Visitors to the fruit-themed Summer Fun Day at the Museum of Royal Worcester on Wednesday 17 August were delighted to compete in the ‘Chopsticks Challenge’ organised by Engage with China, one of the participating exhibitors. Concentration, dexterity, and calmness under pressure were three of the main skills required of visitors as they attempted to achieve the highest score of picking up and transferring raisins from one bowl to another. People of all ages, including grandparents and children as young as six years old, gave it their best go, with some being taught how to use chopsticks for the very first time.
The winner in the young category, was George White, who goes to school in Worcester. His Mum, Lorraine said, “We all had a lovely time doing the activities. The ladies at the fruit sketching and Cheese tables were especially engaging with the children, which made all the difference.” Lucy Wicks, who teaches Chinese at Didcot Girls School in Oxfordshire, showed off her mastery by almost emptying the contents of her raisin bowl in the allotted 30 seconds. Her advantage was clear when she explained that, “I spent time in China observing how Chinese people eat and they can really shovel the food in efficiently. I learnt to copy that.”
“Learning about China through an object as simple as chopsticks is an easy access point to learning about China’s culture, history and its impact on the rest of the world. H-J Colston-Inge, who delivered the session, and Director of Engage with China,” said. “We teach young people in schools about how much we as a nation, have wanted from China over centuries – including tea, porcelain, chinoiserie – and how its innovation has inspired our culture, traditions, tastes and fashion. Being able to immerse the visitors, by virtue of being physically in the midst of the porcelain collection at the Museum, and to talk about our huge cultural links with China, is both compelling and fascinating. It’s a brilliant way to open eyes to a whole new world, build curiosity and creativity and to see how China has been a driver of that over many centuries.”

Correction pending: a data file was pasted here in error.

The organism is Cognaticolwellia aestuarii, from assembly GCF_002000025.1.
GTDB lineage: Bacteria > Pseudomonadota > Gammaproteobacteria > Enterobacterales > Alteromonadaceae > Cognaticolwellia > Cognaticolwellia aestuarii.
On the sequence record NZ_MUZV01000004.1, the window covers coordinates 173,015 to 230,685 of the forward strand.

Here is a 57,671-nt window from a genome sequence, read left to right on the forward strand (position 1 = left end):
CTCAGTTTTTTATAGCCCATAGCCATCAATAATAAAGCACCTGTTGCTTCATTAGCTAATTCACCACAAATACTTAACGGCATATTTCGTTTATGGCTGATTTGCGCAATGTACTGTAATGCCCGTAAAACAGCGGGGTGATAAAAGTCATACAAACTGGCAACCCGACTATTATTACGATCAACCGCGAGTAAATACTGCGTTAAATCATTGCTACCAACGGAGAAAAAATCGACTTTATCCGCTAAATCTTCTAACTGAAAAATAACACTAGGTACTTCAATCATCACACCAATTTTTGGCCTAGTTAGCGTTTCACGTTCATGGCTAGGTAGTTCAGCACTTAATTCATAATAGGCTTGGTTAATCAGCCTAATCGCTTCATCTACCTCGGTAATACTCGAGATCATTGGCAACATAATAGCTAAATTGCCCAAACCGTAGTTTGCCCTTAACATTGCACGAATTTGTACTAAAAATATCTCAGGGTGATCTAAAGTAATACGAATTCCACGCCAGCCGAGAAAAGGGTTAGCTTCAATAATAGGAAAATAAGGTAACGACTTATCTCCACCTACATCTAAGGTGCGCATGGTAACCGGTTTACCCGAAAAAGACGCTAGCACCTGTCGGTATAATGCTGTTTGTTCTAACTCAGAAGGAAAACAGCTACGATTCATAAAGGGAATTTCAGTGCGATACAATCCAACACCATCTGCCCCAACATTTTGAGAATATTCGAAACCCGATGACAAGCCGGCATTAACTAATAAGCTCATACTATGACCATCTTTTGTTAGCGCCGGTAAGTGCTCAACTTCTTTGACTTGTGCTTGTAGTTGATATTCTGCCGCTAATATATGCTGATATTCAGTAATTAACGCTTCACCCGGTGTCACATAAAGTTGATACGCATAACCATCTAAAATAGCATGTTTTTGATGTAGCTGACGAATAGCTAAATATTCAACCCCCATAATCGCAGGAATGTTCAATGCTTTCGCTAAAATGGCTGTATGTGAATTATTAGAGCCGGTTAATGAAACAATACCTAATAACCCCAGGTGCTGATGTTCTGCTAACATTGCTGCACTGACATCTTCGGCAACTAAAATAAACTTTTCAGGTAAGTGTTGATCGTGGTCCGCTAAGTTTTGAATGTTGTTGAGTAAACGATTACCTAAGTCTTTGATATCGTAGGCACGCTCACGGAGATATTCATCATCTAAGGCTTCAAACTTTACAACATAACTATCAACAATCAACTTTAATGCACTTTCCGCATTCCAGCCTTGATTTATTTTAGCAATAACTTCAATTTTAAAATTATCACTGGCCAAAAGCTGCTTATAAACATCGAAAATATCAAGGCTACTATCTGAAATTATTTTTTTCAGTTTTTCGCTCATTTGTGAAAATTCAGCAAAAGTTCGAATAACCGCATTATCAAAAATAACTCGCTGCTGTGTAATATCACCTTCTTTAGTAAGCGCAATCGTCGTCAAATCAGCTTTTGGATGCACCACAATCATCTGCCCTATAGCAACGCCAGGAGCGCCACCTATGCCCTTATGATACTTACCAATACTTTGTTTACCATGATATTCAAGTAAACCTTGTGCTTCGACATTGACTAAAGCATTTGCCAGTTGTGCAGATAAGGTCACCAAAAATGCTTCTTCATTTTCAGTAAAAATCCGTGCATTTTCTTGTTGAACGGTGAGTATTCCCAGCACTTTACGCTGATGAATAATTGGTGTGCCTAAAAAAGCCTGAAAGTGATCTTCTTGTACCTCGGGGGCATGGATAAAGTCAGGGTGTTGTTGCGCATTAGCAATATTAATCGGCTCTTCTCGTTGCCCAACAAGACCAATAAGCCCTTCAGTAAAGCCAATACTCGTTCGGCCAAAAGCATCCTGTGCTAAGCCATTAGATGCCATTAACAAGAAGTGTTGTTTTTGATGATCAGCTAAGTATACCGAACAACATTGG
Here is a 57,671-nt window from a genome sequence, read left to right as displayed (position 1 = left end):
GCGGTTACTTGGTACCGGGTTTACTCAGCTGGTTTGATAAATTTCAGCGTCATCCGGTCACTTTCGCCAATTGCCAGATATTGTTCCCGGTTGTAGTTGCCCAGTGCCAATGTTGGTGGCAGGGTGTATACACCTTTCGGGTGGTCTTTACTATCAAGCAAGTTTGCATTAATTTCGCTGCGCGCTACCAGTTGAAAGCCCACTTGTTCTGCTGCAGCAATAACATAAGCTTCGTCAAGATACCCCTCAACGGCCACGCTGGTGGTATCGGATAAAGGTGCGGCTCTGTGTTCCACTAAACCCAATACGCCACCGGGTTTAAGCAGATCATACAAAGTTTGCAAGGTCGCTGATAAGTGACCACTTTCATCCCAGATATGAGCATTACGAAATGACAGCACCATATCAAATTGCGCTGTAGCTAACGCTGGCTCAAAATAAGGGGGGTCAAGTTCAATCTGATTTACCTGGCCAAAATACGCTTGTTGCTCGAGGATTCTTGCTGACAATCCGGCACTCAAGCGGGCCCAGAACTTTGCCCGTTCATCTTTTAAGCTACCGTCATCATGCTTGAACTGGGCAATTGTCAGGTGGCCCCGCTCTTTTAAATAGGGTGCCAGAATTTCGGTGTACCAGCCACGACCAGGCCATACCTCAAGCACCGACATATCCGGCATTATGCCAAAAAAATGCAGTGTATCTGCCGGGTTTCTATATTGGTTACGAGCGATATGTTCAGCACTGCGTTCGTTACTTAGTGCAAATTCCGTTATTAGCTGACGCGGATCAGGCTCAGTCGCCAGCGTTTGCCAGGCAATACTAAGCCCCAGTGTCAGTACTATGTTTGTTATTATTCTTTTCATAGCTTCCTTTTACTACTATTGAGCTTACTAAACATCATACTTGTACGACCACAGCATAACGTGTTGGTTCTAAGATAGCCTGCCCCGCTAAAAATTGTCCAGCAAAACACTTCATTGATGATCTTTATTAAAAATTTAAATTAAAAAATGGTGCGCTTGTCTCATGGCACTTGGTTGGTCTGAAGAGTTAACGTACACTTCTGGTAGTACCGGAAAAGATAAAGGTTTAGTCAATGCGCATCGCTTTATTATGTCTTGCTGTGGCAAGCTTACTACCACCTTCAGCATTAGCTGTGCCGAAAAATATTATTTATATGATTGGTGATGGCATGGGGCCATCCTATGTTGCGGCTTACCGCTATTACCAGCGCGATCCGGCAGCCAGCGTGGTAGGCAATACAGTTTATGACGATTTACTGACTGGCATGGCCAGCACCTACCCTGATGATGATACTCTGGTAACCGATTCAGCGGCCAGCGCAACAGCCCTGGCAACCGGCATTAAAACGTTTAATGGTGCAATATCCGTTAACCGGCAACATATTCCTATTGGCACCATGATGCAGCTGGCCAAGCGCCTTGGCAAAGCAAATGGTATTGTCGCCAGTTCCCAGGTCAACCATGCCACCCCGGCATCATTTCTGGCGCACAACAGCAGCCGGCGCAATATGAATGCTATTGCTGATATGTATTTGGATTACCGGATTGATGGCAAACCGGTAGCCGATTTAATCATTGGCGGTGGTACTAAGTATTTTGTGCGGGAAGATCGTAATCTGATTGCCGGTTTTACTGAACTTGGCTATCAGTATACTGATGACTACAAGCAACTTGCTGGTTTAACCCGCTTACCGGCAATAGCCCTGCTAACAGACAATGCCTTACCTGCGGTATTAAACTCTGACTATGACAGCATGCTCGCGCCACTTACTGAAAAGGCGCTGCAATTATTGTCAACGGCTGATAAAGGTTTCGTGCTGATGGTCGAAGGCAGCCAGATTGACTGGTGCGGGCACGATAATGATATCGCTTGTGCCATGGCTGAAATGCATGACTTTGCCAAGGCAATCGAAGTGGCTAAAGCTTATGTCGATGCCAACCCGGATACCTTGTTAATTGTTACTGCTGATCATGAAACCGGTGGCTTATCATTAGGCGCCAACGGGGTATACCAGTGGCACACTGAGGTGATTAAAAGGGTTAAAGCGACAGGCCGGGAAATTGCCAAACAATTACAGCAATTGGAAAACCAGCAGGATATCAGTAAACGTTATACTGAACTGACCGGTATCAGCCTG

Other fruit-themed activities were on offer from Engage with China. Visitors learnt about motifs in Chinese art and their hidden symbolism as well as how to pronounce and write the Chinese characters, for the word ‘fruit.’
“This calligraphy has been so wonderful and calming,” said Rachel Needham, an attentive grandmother giving her granddaughter a great day out. “It’s been so good for the adults, too.”
Visitors were also able to be develop their artistic skills making their own fruity books, learning from former Royal Worcester expert artist how to paint onto porcelain and playing with words and story with the Rhianna Levi, Poet Laureate.
Engage with China is delighted to be a new partner of the Museum of Royal Worcester to develop links and outreach both in the community and beyond.